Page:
A visual way to solve this theorem is shown below. Not only is it extremely clear but also there is no ambiguity in its communication. By simply manipulating shapes (no mathematics) you can demonstrate that the area of the two smaller squares are equal in area to the large square, which is precisely what the theorem claims.

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Visualisation and Problem Solving – use your brain for what it was designed for.

The next few posts will deal with visuality and problem solving.

When you try to solve a problem in your head, it can be difficult, especially if the problem is relatively complex.

Try doing the following calculation in your head:

numbers

This is not easy and the rate of error is quite high. The solution – solve it with pen and paper; using a calculator is not the point here.

Why is it difficult? It is difficult because of our cognitive capacity – there is only so much that we can hold with conscious attention at any one time. This is known as cognitive overload and was highlighted in George A. Miller’s 1956 paper The Magical Number Seven, Plus or Minus Two: Some Limits on Our Capacity for Processing Information.

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Further research verifies that the number of items we retain in our short-term memory varies depending on whether it is digits, letters, words or even familiar chunks of information. Of interest is the limited capacity of our cognition – it is still somewhere between 4 and 7 items, so Miller was correct in general terms.

This is why we should maximize what we were designed for and use our superb visual abilities, rather than posture about how smart we are by ‘doing things in our heads’!

Going back to the calculation, the obvious solution is to use pen and paper as it frees up cognitive load. You simply assign the memory capacity to the piece of paper, leaving your visual cognition to maximize your thinking for problem solving, which is a skill that needs perfecting, especially since we have been neglecting it as a society.


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A Retrospective of Visual Thinking

I thought I would do a retrospective of some ideas on visualization that I have explored during 2013.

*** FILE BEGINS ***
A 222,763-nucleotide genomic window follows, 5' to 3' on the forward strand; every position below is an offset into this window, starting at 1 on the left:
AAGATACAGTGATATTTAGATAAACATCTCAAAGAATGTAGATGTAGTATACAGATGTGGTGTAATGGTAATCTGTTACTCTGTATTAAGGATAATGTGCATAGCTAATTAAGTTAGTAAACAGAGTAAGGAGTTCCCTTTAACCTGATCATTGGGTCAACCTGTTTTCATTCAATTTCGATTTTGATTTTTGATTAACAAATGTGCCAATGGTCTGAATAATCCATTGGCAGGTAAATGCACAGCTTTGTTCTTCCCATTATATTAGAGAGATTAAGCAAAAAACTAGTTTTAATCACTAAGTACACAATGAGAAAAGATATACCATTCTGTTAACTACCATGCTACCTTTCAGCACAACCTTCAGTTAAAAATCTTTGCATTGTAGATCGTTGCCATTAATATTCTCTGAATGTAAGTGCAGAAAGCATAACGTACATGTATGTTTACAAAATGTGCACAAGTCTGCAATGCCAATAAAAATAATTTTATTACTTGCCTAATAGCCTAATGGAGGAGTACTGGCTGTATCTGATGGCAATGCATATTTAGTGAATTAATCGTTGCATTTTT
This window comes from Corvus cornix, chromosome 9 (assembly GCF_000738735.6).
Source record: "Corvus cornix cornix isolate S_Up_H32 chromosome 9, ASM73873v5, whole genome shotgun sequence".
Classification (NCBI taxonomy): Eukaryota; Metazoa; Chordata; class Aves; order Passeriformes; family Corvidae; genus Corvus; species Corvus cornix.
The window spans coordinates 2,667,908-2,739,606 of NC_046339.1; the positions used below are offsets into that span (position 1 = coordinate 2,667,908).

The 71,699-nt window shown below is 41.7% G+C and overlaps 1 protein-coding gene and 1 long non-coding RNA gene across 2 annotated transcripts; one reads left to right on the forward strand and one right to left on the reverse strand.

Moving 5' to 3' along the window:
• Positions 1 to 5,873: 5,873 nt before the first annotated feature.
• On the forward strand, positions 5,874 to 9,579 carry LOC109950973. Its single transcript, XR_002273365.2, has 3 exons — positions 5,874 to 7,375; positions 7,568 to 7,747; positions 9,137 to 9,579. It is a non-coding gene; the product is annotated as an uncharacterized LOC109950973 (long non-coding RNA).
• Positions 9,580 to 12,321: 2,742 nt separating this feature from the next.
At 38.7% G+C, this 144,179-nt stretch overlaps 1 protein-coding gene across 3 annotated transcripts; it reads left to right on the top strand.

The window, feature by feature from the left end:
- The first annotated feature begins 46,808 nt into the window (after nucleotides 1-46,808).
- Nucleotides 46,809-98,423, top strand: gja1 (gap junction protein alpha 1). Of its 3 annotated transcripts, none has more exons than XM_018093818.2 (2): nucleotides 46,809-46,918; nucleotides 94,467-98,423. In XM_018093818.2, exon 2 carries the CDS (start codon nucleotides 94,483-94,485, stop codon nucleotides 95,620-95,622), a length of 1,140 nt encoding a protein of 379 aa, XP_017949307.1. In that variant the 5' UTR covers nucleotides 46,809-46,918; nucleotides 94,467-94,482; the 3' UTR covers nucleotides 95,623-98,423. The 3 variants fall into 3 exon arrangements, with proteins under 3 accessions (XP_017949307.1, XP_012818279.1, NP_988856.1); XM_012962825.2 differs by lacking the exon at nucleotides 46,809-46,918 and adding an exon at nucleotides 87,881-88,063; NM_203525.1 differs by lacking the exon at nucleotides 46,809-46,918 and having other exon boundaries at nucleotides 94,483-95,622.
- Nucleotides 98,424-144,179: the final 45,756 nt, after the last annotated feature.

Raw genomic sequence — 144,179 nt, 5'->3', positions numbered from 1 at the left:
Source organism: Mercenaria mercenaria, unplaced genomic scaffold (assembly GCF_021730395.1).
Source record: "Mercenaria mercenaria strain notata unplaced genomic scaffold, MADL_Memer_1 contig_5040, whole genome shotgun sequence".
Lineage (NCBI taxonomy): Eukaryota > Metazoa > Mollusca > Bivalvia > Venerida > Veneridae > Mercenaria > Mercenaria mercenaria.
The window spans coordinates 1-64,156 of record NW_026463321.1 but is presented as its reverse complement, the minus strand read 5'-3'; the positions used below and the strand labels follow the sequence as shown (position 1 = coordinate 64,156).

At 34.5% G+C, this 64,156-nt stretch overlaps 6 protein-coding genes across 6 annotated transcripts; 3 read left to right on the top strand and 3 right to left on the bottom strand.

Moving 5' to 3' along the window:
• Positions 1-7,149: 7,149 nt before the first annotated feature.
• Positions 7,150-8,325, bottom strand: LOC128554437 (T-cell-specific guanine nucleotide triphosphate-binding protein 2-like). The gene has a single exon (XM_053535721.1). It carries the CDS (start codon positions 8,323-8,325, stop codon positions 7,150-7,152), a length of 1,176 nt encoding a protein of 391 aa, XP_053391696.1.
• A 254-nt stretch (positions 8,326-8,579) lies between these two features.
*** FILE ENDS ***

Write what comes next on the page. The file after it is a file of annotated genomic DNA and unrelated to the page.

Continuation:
Because I thought that people will be more interested in having a good time and catching up with family and friends over the Christmas holiday period, I am posting this in January. I am still in Bhutan by the time this post appears and, when I get back to New Zealand, I am looking forward to sharing some of the different insights gained during my trip.

Here are some of my thoughts:

  • Vision is one of those things that humans do very well and naturally.
  • The human brain has a very large portion dedicated to vision and visualization – this must say something!
  • We are awake more than asleep. This means that we are ‘doing ‘vision’ the majority of the time in our lives.
  • Through evolution, we are designed to ‘do vision’.  Again, this must say something very obvious about the importance of visualization.
  • Visualization is more than passive seeing.

My question is: does this mean that visualization is a massively important component in the way we make decisions and make sense of the world? Yet, we have not really defined this capacity and fully understood it. Is it too difficult or have we considered it to be one of those nice but not serious topics? I think this is about to change, especially as we are making a social shift towards recognizing the importance of design, innovation and creativity as a powerful component to the future survival of our civilization. The dominant ‘left brain’ (I have used this mostly as a metaphor) is not able to suppress and dominate the centre stage of our thinking anymore. Balanced critical thinking includes creativity.

Creativity is not about rearranging the furniture or choosing the wall colour to match the curtains. It is hard, yet everyone has this capacity in varying degrees and it must be cultivated seriously.

We live in a visual jungle. How do we articulate this skill so that we can use it mindfully rather than simply doing it? A sprinter runs, so do the majority of humans, but not all humans run like a trained athlete – can we, in a similar way, harness and understand our visual skills so that we become fantastic at thinking and, as a consequence, leap into another realm of awareness and understanding?